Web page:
Here Moir has an anecdote to share. When Jack Tramiel, the bombastic founder of Commodore computer company and subsequent chief of Atari, got wind of Moir’s software antics from the other side of the Atlantic, he came-a-calling for a visit to Moir and Gaddesden Place.
Tramiel, who famously stated that “Business is War,” also subscribes to an aggressive competitive strategy and feeling very threatened by what he'd heard about the BBC Micro decided to check it out personally.
He came to Gaddesden Place with the Atari UK MD. When Moir opened up the Acorn, what the visitors saw amazed them: “Just four chips, some RAM and that’s it!” says Moir.
Tramiel bellowed, “OK, these guys can destroy us!!”
The Atari UK MD quickly reassured the American legend who earlier had created the Commodore 64 (the Yank equivalent of the BBC Micro) selling millions of units and according to Moir “started a revolution.” The Brit calmly pointed out, “This is Acorn. They’re not a threat. They’ll screw it up; they always do,” he said.
Moir agreed with that assessment both at the time and, certainly, today given the Acorn brand has been wiped off the face of the Earth. But he was sad to see the elegant machine go.
With a grand old pile and funds to go through a comfortable, cavalier life, why does Moir continue to work in technology?
“I’d get bored as hell if I didn’t do something,” he says, more like a recent retiree than a man in his productive prime, “Tech interests me. I’ve never worked for anyone else. I’ve never had a job.”
The “something” Moir does now is called Xara and is first and foremost a software development company. This he says, is the core business which generates the lion’s share of revenue and blasts out “mass market” software products which are diverse but also mainly graphics-oriented. “In many ways, Xara is a product-line extension of Wordwise. In fact, I think if you were to call us up we might be able to find a copy and sell it to you,” he said chuckling.
A second business is the online distribution arm which markets software which allows the user to establish a web site efficiently. During the giddy dot-com days, this type of product was the Holy Grail because of the gold rush mentality to go online. So while the general software sector languishes with limp sales and no more VC exhilaration, this area is still the high-potential one for Moir. "This side of the business sits there, not a serious revenue-generator. We watch it and are ready to rebuild it if the time is right—but it’s a matter of focus.”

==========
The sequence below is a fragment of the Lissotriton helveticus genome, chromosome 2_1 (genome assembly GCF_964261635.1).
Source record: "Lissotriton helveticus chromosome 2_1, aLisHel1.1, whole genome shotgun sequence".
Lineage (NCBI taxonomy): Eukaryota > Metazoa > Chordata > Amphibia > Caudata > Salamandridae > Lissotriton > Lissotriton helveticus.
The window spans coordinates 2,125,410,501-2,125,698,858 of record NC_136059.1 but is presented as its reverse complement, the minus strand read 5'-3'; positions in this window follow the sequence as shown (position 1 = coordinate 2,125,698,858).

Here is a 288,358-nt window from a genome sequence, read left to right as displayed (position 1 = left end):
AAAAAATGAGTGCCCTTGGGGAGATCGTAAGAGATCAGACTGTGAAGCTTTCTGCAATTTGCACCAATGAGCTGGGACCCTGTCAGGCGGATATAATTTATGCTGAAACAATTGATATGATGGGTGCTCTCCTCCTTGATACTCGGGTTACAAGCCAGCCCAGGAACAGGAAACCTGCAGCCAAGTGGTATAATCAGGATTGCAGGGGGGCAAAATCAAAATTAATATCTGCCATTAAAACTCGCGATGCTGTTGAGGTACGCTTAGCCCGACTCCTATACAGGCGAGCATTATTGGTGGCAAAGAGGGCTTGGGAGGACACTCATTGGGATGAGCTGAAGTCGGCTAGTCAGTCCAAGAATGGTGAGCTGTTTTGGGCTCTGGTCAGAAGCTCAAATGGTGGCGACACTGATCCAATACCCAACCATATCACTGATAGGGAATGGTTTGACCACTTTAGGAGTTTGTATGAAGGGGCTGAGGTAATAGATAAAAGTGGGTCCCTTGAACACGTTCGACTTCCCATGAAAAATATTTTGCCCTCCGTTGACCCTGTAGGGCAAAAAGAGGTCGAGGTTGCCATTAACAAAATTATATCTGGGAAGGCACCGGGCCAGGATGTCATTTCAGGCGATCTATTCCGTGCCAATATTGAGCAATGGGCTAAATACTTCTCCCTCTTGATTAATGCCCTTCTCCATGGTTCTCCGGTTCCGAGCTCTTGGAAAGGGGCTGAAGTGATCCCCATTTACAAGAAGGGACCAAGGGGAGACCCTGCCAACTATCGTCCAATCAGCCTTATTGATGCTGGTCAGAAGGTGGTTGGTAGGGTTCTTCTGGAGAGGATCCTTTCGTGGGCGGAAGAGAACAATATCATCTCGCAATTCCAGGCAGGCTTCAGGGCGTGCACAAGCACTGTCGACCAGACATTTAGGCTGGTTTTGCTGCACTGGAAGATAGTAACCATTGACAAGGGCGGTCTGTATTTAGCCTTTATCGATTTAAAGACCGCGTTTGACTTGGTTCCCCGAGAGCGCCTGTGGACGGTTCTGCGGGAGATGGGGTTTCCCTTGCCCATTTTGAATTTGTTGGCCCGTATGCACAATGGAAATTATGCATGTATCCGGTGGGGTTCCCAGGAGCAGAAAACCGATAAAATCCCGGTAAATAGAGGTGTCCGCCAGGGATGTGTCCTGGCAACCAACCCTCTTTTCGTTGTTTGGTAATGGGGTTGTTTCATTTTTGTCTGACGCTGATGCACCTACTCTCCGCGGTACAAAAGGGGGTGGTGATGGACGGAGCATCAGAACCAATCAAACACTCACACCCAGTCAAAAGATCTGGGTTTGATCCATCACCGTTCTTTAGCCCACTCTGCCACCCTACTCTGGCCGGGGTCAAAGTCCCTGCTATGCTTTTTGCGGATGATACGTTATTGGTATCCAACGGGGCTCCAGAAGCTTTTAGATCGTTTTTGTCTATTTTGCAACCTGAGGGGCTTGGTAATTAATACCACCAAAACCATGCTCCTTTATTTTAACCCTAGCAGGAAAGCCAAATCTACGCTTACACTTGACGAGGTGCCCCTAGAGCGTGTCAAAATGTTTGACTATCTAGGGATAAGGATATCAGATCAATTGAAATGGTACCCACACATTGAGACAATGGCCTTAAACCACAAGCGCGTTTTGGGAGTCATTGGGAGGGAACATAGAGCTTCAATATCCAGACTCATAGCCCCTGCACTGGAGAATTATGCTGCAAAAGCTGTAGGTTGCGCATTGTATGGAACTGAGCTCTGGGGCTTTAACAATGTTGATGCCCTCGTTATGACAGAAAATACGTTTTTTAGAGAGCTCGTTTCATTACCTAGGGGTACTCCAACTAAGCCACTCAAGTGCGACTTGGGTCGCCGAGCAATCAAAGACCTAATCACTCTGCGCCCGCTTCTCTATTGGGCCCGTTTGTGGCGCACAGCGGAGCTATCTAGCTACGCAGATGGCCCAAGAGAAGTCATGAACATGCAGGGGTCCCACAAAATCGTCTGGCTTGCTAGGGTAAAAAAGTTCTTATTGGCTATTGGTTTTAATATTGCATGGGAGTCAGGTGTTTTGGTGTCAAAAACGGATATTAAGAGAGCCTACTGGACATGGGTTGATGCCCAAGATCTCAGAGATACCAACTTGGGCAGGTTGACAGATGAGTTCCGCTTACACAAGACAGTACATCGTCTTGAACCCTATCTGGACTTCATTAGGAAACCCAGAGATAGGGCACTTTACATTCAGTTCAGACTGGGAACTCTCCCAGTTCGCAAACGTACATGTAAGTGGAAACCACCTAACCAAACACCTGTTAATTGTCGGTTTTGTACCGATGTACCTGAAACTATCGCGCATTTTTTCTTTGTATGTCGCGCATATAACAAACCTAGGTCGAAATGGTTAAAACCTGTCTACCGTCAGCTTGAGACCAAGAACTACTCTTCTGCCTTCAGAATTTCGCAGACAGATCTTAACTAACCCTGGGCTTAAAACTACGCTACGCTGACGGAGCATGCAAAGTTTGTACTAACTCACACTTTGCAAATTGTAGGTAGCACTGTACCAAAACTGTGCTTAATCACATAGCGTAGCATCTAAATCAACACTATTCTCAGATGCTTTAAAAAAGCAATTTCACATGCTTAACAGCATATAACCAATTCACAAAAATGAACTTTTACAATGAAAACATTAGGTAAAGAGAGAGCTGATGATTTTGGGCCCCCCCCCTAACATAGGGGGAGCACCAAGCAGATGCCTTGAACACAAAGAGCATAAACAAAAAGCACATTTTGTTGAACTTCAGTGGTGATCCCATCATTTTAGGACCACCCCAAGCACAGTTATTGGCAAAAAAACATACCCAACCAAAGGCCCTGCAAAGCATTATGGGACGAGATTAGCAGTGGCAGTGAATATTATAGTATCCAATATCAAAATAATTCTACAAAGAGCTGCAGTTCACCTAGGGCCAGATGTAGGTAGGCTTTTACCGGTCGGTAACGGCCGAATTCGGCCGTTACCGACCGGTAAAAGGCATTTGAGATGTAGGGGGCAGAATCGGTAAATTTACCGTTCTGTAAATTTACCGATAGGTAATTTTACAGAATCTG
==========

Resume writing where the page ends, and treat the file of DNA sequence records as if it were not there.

Moir’s current focus is on a new product called Xara Xtreme, which Xara calls “the fastest most versatile graphics software available.” Hype? Moir says not. “This general purpose graphics software competes with Corel Draw and Illustrator,” he says, while this new product is also looking forward to a head-on collision with Microsoft’s new Expression Graphic Designer software, part of Vista. Moir says it’ll issue a wake-up call to the world’s leading consumer software company. “No one competes with Microsoft and takes it lightly,” he adds ominously.
While certainly true, Microsoft will be scrutinizing another aspect of Xara Xtreme even more closely: a recent Open Source launch of Xtreme which will threaten the big, monopolistic company on a second front.
Is Moir a Linux devotee? “The evolution of the Linux desktop over the last few years has been incredible,” he gushes. All systems at Xara, he says, are dual-booting while he tends to boot up the Windows side more regularly because they develop on that dominant platform. That may change dramatically he is quick to point out.
Does he believe that over the next year or two, he’ll be booting up Linux more and more while booting up Windows less and less?
Bill Robinson has appeared on CNN, PBS, Bloomberg and had his own segment on SKY News commenting on high-tech and marketing issues and has written columns and articles for FORTUNE Small Business, The Financial Times, Marketing Magazine (UK), Forbes.com, The Moscow Times, Cisco Systems iQ Magazine, United Airline's Hemispheres Magazine and Upside Magazine. Bill may be reached at: email@example.com